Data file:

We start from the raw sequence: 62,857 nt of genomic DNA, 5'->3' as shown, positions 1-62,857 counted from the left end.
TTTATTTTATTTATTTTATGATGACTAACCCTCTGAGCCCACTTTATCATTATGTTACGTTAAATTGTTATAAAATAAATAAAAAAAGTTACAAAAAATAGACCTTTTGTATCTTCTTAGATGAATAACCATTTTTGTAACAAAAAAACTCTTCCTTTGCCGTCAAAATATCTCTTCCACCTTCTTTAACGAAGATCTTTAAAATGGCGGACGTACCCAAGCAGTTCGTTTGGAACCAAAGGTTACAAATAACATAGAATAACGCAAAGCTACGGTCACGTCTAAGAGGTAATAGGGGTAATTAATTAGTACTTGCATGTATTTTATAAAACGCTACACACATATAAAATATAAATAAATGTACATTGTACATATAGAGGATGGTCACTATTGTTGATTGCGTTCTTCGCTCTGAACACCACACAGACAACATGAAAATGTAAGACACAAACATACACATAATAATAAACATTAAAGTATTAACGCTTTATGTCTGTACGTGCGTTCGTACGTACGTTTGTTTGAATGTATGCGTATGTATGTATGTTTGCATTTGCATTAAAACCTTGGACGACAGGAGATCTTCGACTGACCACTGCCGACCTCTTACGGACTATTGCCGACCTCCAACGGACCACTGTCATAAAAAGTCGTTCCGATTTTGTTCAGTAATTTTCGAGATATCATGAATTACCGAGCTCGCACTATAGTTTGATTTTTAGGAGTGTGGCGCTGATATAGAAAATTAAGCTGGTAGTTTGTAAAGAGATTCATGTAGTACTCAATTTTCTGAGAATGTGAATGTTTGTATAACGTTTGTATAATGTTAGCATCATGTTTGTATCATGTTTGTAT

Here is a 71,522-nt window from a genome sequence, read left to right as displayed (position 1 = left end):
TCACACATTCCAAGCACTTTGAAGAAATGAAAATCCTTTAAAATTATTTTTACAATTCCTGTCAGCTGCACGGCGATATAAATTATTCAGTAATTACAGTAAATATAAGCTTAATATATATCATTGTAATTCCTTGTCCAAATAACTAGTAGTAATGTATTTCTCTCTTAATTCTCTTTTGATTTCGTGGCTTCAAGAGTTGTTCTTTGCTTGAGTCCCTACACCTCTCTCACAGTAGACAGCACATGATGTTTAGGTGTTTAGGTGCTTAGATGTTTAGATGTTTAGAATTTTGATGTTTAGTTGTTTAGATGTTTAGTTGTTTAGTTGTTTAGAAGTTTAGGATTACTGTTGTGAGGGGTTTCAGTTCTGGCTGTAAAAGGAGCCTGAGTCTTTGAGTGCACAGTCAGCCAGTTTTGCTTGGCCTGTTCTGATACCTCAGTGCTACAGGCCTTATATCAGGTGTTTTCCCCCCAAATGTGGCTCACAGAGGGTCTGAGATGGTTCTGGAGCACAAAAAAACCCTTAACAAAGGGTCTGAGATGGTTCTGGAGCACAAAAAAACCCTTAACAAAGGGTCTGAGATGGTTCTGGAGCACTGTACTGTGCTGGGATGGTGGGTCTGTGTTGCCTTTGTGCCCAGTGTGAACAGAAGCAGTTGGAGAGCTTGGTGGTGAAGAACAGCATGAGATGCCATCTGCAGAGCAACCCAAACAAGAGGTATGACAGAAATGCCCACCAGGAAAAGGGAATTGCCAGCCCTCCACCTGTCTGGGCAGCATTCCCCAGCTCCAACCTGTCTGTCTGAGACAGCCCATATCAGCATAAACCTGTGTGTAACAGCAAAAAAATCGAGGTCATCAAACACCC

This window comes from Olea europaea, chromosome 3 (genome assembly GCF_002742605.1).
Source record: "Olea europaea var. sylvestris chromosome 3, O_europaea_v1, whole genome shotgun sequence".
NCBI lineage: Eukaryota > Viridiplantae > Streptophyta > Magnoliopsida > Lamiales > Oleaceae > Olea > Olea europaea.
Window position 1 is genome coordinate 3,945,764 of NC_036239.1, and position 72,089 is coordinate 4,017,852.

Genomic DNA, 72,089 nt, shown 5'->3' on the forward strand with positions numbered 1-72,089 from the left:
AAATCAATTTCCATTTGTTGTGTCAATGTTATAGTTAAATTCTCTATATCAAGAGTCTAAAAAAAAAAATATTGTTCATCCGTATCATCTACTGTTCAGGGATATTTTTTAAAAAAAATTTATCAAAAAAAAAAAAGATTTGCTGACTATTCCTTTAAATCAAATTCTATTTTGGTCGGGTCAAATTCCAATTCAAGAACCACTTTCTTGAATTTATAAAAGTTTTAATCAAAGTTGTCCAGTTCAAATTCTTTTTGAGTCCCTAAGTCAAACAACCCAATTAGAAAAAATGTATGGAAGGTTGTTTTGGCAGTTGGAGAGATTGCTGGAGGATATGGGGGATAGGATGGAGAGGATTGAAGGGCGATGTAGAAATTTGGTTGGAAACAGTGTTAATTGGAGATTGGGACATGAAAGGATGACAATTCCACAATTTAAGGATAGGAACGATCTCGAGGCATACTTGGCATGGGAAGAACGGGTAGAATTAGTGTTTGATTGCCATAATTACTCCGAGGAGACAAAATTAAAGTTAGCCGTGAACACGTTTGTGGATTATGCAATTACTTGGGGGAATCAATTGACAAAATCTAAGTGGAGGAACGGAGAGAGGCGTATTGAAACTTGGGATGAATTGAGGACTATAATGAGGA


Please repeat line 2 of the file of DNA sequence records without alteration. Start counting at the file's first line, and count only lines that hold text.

TTTATTTTATTTATTTTATGATGACTAACCCTCTGAGCCCACTTTATCATTATGTTACGTTAAATTGTTATAAAATAAATAAAAAAAGTTACAAAAAATAGACCTTTTGTATCTTCTTAGATGAATAACCATTTTTGTAACAAAAAAACTCTTCCTTTGCCGTCAAAATATCTCTTCCACCTTCTTTAACGAAGATCTTTAAAATGGCGGACGTACCCAAGCAGTTCGTTTGGAACCAAAGGTTACAAATAACATAGAATAACGCAAAGCTACGGTCACGTCTAAGAGGTAATAGGGGTAATTAATTAGTACTTGCATGTATTTTATAAAACGCTACACACATATAAAATATAAATAAATGTACATTGTACATATAGAGGATGGTCACTATTGTTGATTGCGTTCTTCGCTCTGAACACCACACAGACAACATGAAAATGTAAGACACAAACATACACATAATAATAAACATTAAAGTATTAACGCTTTATGTCTGTACGTGCGTTCGTACGTACGTTTGTTTGAATGTATGCGTATGTATGTATGTTTGCATTTGCATTAAAACCTTGGACGACAGGAGATCTTCGACTGACCACTGCCGACCTCTTACGGACTATTGCCGACCTCCAACGGACCACTGTCATAAAAAGTCGTTCCGATTTTGTTCAGTAATTTTCGAGATATCATGAATTACCGAGCTCGCACTATAGTTTGATTTTTAGGAGTGTGGCGCTGATATAGAAAATTAAGCTGGTAGTTTGTAAAGAGATTCATGTAGTACTCAATTTTCTGAGAATGTGAATGTTTGTATAACGTTTGTATAATGTTAGCATCATGTTTGTATCATGTTTGTAT